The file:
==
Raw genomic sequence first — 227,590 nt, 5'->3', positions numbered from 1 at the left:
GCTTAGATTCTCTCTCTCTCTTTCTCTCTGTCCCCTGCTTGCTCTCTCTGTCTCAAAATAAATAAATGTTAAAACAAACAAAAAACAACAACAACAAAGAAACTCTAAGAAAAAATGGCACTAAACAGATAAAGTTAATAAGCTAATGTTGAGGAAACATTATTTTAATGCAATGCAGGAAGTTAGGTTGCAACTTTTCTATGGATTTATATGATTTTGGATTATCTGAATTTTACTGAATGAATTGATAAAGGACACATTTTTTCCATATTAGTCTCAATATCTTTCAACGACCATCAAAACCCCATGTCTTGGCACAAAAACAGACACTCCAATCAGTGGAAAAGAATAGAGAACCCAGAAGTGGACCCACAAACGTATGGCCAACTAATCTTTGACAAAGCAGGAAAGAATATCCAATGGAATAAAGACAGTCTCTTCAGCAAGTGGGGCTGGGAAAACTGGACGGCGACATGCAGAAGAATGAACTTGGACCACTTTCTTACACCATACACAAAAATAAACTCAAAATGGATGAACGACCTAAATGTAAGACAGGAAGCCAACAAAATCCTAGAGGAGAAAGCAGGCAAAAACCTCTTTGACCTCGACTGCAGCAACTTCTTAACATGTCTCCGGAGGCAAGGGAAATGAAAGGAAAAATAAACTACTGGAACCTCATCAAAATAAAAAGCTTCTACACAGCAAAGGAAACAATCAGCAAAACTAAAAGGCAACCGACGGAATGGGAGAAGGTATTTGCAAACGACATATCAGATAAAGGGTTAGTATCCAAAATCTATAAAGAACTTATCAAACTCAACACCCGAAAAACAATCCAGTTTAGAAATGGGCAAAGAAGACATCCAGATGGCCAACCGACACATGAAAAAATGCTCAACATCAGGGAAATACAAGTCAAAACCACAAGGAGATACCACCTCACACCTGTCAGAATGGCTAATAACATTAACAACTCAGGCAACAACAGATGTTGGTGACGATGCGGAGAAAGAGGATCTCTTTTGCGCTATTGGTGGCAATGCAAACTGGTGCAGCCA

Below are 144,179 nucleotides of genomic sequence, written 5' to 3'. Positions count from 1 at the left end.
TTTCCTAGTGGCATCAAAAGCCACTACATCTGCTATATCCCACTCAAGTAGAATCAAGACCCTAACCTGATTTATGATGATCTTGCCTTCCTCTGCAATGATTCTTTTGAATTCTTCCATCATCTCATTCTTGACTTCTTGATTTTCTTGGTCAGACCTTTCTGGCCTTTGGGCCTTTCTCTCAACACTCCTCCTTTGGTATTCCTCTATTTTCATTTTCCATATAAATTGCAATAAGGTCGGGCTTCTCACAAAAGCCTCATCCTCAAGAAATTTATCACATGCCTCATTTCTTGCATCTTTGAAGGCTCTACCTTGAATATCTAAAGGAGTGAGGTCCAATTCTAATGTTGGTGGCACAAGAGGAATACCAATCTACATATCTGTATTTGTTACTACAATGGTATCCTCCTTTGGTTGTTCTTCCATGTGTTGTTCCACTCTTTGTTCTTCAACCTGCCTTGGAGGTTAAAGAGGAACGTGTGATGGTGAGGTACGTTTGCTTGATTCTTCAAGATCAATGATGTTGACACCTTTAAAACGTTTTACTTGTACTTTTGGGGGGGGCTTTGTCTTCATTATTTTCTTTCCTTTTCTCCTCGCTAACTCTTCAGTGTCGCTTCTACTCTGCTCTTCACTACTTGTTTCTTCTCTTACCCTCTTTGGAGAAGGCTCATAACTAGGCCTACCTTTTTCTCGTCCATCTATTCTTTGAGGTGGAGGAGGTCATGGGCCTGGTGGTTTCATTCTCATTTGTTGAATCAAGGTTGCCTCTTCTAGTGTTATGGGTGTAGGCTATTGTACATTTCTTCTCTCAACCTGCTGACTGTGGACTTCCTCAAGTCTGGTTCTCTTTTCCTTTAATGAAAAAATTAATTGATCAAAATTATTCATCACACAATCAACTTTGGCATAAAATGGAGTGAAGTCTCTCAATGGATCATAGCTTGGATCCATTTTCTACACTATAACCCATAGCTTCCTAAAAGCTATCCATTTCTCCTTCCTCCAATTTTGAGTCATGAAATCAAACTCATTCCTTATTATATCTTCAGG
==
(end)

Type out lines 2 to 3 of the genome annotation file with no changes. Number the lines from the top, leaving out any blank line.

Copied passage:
GCTTAGATTCTCTCTCTCTCTTTCTCTCTGTCCCCTGCTTGCTCTCTCTGTCTCAAAATAAATAAATGTTAAAACAAACAAAAAACAACAACAACAAAGAAACTCTAAGAAAAAATGGCACTAAACAGATAAAGTTAATAAGCTAATGTTGAGGAAACATTATTTTAATGCAATGCAGGAAGTTAGGTTGCAACTTTTCTATGGATTTATATGATTTTGGATTATCTGAATTTTACTGAATGAATTGATAAAGGACACATTTTTTCCATATTAGTCTCAATATCTTTCAACGACCATCAAAACCCCATGTCTTGGCACAAAAACAGACACTCCAATCAGTGGAAAAGAATAGAGAACCCAGAAGTGGACCCACAAACGTATGGCCAACTAATCTTTGACAAAGCAGGAAAGAATATCCAATGGAATAAAGACAGTCTCTTCAGCAAGTGGGGCTGGGAAAACTGGACGGCGACATGCAGAAGAATGAACTTGGACCACTTTCTTACACCATACACAAAAATAAACTCAAAATGGATGAACGACCTAAATGTAAGACAGGAAGCCAACAAAATCCTAGAGGAGAAAGCAGGCAAAAACCTCTTTGACCTCGACTGCAGCAACTTCTTAACATGTCTCCGGAGGCAAGGGAAATGAAAGGAAAAATAAACTACTGGAACCTCATCAAAATAAAAAGCTTCTACACAGCAAAGGAAACAATCAGCAAAACTAAAAGGCAACCGACGGAATGGGAGAAGGTATTTGCAAACGACATATCAGATAAAGGGTTAGTATCCAAAATCTATAAAGAACTTATCAAACTCAACACCCGAAAAACAATCCAGTTTAGAAATGGGCAAAGAAGACATCCAGATGGCCAACCGACACATGAAAAAATGCTCAACATCAGGGAAATACAAGTCAAAACCACAAGGAGATACCACCTCACACCTGTCAGAATGGCTAATAACATTAACAACTCAGGCAACAACAGATGTTGGTGACGATGCGGAGAAAGAGGATCTCTTTTGCGCTATTGGTGGCAATGCAAACTGGTGCAGCCA

Below are 144,179 nucleotides of genomic sequence, written 5' to 3'. Positions count from 1 at the left end.